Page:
ATLANTA — UPDATE: Dr. John Keating says he has stopped performing surgeries on homeless pets.
Statement from the Georgia Veterinary Medical Association:
The GVMA (not to be confused with the Georgia State Board of Veterinary Medicine who has legal authority over Georgia veterinarians), has received numerous inquiries from our membership regarding human physicians performing orthopedic surgeries on shelter animals. The organization in question has agreed to suspend their program as of today. We will continue to discuss ways to ensure that the animals in need receive appropriate medical care—if you are a licensed veterinarian & willing to aid in this endeavor, please contact the GVMA at email@example.com.
There's an emergency every minute at a Level One trauma center - the surgeons rarely get a break.
But one doctor in Atlanta is using what free time he has to operate on homeless pets.
The Surgery for Strays program is so unique, the team at K9Kait, our digital hub for all things animal, had to go out and see how it works.
They mainly operate on nights and weekends, whenever they can squeeze it in.
Dr. John Keating has a full-time job as an orthopedic surgeon at the Atlanta Medical Center, but operating on homeless pets isn't a job for him, it's his passion.
Dr. Keating operates under the supervision of Dr. Good, in Marietta, Georgia. He’s the chief veterinarian at the Good Clinic.
The Georgia State Board of Veterinarian Medicine requires a licensed vet to oversee any surgery done on any animal, and Dr. Good is always present when Dr. Keating operates. While it is legal, some vets in the state have questioned whether or not it is right.
A group of veterinarians brought their concerns to Dr. Keating and asked him to stop performing surgery on animals because he is not a veterinarian.
Keating said he’s drawn to help the animals in desperate need.
"These are dogs that are doomed. Ain't nobody going to fix them. They can't get adopted. Half the time they're going to be euthanized if we don't fix them," he said.
After 30 years as a trauma surgeon at the Atlanta Medical Center, these homeless dogs and cats give him hope.
"This enables me to keep doing people. Because, you know, you get beat up doing people. You have lawyers, hospital admins, federal government, state government, Medicare, Medicaid. You feel like they're all against you," he said. "Here, we're just taking care of hurt animals. These wonderful souls, who we place in wonderful homes."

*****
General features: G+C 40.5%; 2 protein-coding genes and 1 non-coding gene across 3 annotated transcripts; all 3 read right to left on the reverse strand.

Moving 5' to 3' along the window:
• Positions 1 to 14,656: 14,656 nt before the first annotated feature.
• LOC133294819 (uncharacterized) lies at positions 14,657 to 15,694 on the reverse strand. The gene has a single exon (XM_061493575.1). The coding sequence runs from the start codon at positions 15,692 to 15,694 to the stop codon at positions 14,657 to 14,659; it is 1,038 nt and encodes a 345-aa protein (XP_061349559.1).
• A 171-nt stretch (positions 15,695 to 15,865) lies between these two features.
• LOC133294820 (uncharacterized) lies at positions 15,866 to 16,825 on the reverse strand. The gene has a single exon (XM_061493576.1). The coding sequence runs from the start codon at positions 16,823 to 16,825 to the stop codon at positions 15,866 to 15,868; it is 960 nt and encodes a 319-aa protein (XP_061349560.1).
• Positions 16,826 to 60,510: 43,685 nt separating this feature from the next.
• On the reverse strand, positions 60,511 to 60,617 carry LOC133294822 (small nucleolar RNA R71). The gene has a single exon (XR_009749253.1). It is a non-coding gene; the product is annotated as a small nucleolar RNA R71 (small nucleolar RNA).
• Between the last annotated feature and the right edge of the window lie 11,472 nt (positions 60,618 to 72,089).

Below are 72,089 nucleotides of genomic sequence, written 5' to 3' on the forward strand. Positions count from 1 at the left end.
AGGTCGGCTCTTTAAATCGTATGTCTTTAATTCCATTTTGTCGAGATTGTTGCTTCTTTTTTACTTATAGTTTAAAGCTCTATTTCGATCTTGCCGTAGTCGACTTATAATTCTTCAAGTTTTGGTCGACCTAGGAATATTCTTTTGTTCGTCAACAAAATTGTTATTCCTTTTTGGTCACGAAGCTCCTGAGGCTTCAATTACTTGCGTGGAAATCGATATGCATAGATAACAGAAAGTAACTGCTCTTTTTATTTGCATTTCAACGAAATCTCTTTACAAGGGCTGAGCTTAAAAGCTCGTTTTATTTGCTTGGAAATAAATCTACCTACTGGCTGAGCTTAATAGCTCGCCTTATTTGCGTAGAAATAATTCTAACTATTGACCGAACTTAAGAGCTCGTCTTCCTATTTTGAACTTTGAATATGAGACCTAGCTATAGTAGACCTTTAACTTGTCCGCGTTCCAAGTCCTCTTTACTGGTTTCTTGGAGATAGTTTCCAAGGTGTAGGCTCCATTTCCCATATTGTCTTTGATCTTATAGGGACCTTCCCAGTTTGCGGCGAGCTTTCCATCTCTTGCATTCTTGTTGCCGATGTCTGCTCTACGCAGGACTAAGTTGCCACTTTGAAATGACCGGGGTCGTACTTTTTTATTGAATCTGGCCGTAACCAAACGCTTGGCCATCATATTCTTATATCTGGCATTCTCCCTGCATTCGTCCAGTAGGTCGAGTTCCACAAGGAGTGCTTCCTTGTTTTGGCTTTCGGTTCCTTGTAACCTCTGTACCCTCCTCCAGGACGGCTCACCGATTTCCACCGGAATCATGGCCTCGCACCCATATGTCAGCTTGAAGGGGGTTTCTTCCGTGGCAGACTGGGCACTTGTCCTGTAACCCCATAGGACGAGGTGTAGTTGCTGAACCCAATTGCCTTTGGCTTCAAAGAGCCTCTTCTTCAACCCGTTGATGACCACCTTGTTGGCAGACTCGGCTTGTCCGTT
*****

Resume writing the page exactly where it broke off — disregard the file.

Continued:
It started with a call a couple of years ago.
A homeless dog was about to be put down because the surgery to fix his leg was just too expensive for the rescue group taking care of him.
Dr. Keating's old friend, veterinarian Dr. Goode, couldn't bring himself to do it.
"Dr. Goode called me and said, I can't put this dog down. The dog is just too full of life," he said.
So that Saturday morning, they teamed up to fix the dog's leg for free.
"We did it, got the dog adopted, lived a happy life with a wonderful family. It was just a huge success story," said Dr. Keating.
From then on, he was hooked.
And the resident doctors in his program were hooked, too.
While they were there to learn about human medicine, they wanted to help him heal the homeless dogs and cats.
"Someone said, does this make your resident a better surgeon? And I said, no, he's already a great surgeon. It makes him a better human being," he said.
The rescue groups who work with Dr. Keating say it's making the world better.
"He's extraordinary. To have a heart like that, with his reputation as one of the top ortho surgeons, there's just no words to say thank you," said Carolyn O'Brien from Two Tailz Rescue.
O'Brien brought Addison to Dr. Keating after she was horribly abused. She had been hit with a baseball bat in Gwinnett County.
"She represents what resilience is about. And Dr. Keating has just been a life saver for her and me," O'Brien said. "Because she would have been a $15,000 dog for us, because she needs three surgeries."
They take donations on their website, but mainly, he pays for the surgeries himself.
Seeing these dogs placed in loving homes is worth it.
"We go so hard in human medicine, every once in a while we need to circle back and remember why we're doing this. And that's to do some good, and that's what we're doing," he said.
Dr. Keating has done 86 surgeries for homeless pets.
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